Working with Canadian law enforcement, the Federal Trade Commission is trying to shut down a Canadian-based online scam it says is worth US$450 million. The scam has snared consumers in at least five countries – the US, the UK, Canada, Australia and New Zealand – by promising “free” or “risk-free” trials either of snake-oil …
FTC: Clean up your US acts first ...
as one of the things the US continuously complains about is on-line Canadian pharmacies (chemists in the UK).
I was recently in the US and I was given a prescription for Biaxin XL 500 milligram tablets for which several pharmacies wanted USD$38.02, plus dispensing fee.
I went on-line to a Canadian dispensary and the generic of this, Clarithromycin, was only USD3, plus express mail and dispensing fee of $4.
So FTC, close your scammers down first, before chasing down Canadian entrepreneurs.
re: I was given a prescription for Biaxin XL
I don't know what the situation is over there, but in the UK if a prescription is for a brand name drug then it's not legal to supply a generic instead.
Name Brand versus Generic
In most Canadian provinces pharmacy customers have to be asked if the want name brand or generic EXCEPT WHEN doctors add, on a prescription, no substitutes.
Not being able to opt for a generic maybe explains why NHS costs are so high!
Many name brands only 'touch up' their formulas in the hope of maintaining a patent, according to a Canadian research paper issued when drug copyrights were being re-legislated.
"FTC, close your scammers down first, before chasing down Canadian entrepreneurs."
Did we read the same article. these folks in Canada were scamming folks.
"People who signed on for the offers were usually asked for credit card details to cover shipping fees. They then found themselves paying through the nose, with credit charges showing up for the “free” offers, and frequently, recurring monthly charges (usually US$79.95)."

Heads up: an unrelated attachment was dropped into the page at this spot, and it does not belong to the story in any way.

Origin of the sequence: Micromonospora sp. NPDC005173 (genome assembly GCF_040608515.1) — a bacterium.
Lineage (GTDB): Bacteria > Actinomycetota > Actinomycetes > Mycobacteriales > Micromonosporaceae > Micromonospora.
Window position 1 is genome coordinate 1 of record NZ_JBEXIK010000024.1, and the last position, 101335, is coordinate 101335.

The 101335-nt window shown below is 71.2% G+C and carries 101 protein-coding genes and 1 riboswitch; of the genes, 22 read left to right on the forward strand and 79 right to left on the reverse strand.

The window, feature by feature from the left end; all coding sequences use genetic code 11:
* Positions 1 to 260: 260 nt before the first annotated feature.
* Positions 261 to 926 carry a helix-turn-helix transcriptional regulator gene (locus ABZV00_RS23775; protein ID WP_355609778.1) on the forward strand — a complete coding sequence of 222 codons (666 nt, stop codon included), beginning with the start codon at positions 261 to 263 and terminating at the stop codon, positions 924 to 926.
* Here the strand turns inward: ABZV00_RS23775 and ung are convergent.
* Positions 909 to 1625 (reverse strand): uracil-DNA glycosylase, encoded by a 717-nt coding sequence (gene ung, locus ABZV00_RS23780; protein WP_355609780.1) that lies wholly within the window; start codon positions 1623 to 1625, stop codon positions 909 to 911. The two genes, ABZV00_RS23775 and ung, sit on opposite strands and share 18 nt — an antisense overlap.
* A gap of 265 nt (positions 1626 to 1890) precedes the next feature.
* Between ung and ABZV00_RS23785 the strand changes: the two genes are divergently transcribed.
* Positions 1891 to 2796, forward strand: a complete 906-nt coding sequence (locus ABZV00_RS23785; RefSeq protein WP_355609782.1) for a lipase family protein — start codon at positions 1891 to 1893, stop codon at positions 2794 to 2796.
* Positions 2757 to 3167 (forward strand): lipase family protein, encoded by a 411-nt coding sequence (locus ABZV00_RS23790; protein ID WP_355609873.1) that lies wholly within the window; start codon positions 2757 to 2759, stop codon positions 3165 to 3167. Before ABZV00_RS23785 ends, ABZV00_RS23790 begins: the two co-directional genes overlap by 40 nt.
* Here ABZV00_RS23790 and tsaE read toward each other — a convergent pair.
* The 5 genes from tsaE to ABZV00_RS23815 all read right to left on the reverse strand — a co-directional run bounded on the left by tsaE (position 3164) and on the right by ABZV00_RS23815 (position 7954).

Is that what you call Canadian entrepreneurs?
Unless you can squeeze money down your broadband you have to use plastic
Canada has quite an able national police force, as well as provincial and municipalities, and it certainly doesn't need the US FTC. A simple message to the RCMP liaison office in Washington, DC is all that is required.
Snake-oil originated in the US, and reading US newspapers they are as active as ever (cancer cures abound). If the FTC had completed cleaning up the mess south of the 49th then perhaps, they can cast their eyes wider.
The US often thinks Canada is it's 51st state, it isn't - that's why both countries have border controls.
The US thinks it is the worlds policeman, it isn't, yet you find the US Coast Guard challenging ships in the East China Sea and other places thousands of miles removed from the continental USA. It pays little heed to the niceties of other countries rights; there are US DEA officials in many countries.
If the offending company did wrong, Canada is more than capable of handling it - without having to deport the operators to the US for their version of 'justice'.
Credit card errors can be resolved through the card issuer and the card issuer is well able to withdraw credit card handling facilities to businesses, of any kind, so they will lose the convenience.
Besides, if Americans are dumb enough to supply credit card details in order to receive a purported 'free' offer, and they are incapable of thinking something is fishy, then they are fools.
"I went on-line to a Canadian dispensary and the generic of this, Clarithromycin, was only USD3, plus express mail and dispensing fee of $4."
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